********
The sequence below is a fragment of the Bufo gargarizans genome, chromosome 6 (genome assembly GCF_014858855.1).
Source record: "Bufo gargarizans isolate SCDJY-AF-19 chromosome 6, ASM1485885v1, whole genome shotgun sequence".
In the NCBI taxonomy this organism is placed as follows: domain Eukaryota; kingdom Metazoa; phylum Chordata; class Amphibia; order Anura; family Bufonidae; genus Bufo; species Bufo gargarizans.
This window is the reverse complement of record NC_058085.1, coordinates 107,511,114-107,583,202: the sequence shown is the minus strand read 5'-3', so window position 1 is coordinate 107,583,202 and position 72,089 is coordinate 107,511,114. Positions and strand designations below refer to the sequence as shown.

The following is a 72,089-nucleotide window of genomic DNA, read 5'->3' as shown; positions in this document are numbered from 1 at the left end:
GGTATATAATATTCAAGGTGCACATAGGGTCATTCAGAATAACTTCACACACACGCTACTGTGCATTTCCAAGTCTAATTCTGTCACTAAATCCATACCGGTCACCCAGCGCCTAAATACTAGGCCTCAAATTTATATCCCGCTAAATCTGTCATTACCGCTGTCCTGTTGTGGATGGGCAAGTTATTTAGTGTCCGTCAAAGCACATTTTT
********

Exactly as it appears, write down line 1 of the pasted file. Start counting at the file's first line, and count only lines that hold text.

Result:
The sequence below is a fragment of the Bufo gargarizans genome, chromosome 6 (genome assembly GCF_014858855.1).